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Wisconsin Supreme Court Sides With GOP Over Absentee Voting Guidance

Court's Decision Says Dane County Clerk's Guidance Was 'Legally Incorrect'

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Wisconsin Supreme Court
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The Wisconsin Supreme Court ruled in favor of the Republican Party of Wisconsin on Tuesday in a case related to Wisconsin’s upcoming election.

The party brought the case against Dane County Clerk Scott McDonell last week.

McDonell issued guidance last week that any Dane County voter confined by the COVID-19 pandemic could mark themselves as “indefinitely confined” on their absentee ballot application. Doing so would allow them to bypass the state’s voter ID requirement in their application.

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Republicans pushed back, saying McDonell was encouraging people to apply the “indefinite confinement” provision too broadly. The law is meant for people confined by age, physical illness or infirmity or are disabled for an indefinite period.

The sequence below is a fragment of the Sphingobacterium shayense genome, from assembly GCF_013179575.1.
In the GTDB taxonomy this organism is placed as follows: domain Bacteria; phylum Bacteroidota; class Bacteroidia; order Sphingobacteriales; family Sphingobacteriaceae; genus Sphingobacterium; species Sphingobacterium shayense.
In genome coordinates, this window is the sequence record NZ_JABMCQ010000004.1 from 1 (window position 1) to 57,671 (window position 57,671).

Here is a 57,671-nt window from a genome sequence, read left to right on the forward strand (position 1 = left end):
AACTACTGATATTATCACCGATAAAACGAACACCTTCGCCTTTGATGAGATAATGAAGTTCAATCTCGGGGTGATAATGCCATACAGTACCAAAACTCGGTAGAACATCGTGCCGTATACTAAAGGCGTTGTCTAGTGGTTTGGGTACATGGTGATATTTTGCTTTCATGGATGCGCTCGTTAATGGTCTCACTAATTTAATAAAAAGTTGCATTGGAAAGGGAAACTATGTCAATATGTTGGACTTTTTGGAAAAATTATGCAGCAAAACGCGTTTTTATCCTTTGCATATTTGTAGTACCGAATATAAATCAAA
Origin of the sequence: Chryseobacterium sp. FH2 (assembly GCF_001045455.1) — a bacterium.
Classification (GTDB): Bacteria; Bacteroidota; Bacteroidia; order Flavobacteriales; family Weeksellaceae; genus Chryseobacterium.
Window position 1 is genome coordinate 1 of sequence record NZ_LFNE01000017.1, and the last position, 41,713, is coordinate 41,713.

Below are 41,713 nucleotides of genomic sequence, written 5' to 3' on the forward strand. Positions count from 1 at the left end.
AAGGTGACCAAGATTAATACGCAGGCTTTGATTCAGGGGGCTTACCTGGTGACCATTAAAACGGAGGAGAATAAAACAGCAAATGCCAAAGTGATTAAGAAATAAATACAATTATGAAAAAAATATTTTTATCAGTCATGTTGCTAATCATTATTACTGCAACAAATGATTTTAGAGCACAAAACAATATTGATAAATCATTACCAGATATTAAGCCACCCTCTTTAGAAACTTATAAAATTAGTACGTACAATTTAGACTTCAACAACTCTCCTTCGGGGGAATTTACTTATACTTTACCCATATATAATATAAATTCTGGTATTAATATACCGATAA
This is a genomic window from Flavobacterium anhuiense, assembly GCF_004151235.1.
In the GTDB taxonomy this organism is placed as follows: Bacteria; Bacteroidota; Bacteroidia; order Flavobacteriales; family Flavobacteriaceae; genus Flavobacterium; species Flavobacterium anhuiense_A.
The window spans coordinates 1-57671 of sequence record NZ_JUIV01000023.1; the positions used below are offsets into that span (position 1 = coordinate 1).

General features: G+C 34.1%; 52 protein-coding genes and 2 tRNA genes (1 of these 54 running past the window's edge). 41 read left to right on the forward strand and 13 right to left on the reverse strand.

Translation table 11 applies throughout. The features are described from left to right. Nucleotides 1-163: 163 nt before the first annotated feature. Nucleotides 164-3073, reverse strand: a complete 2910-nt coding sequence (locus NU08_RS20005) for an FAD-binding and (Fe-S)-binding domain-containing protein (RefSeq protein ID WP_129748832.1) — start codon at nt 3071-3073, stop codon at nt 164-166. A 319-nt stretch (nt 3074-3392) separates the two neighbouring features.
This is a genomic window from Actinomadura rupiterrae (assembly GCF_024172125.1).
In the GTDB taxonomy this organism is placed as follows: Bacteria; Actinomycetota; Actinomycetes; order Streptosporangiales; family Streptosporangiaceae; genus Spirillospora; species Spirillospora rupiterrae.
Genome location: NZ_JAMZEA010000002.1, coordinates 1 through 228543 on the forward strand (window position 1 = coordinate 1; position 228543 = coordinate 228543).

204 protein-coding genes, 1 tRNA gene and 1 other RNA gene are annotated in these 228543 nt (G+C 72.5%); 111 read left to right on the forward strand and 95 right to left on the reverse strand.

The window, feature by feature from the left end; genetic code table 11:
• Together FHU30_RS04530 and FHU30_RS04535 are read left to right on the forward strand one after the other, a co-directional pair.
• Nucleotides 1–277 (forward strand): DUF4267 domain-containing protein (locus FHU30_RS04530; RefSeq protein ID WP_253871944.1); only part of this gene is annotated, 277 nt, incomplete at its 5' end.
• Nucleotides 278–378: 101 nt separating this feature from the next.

In its ruling, the Supreme Court unanimously agreed with the GOP argument.

“McDonell’s March 25, 2020, advice was legally incorrect,” the court wrote in its decision. “Voters may be misled to exercise their right to vote in ways that are inconsistent with (state law).”

The court ordered McDonell to stop issuing guidance that’s different from official language approved by the Wisconsin Elections Commission. The commission guidance indicates that “indefinitely confined status is for each individual voter to make based upon their current circumstances,” but the status is not to be used simply as a means of avoiding the voter ID requirement.

Justice Daniel Kelly, who is on the ballot in April, recused himself from the case.

Another federal lawsuit related to the election is still awaiting a verdict. That case was formerly three separate cases, brought by the state and national Democratic parties, the League of Women Voters of Wisconsin and a coalition of groups representing minority communities. Federal Judge William Conley combined the three efforts into a single case.

The combined efforts argue for postponing the election and lifting various deadlines and requirements related to voting.

A ruling in that case could happen any time.

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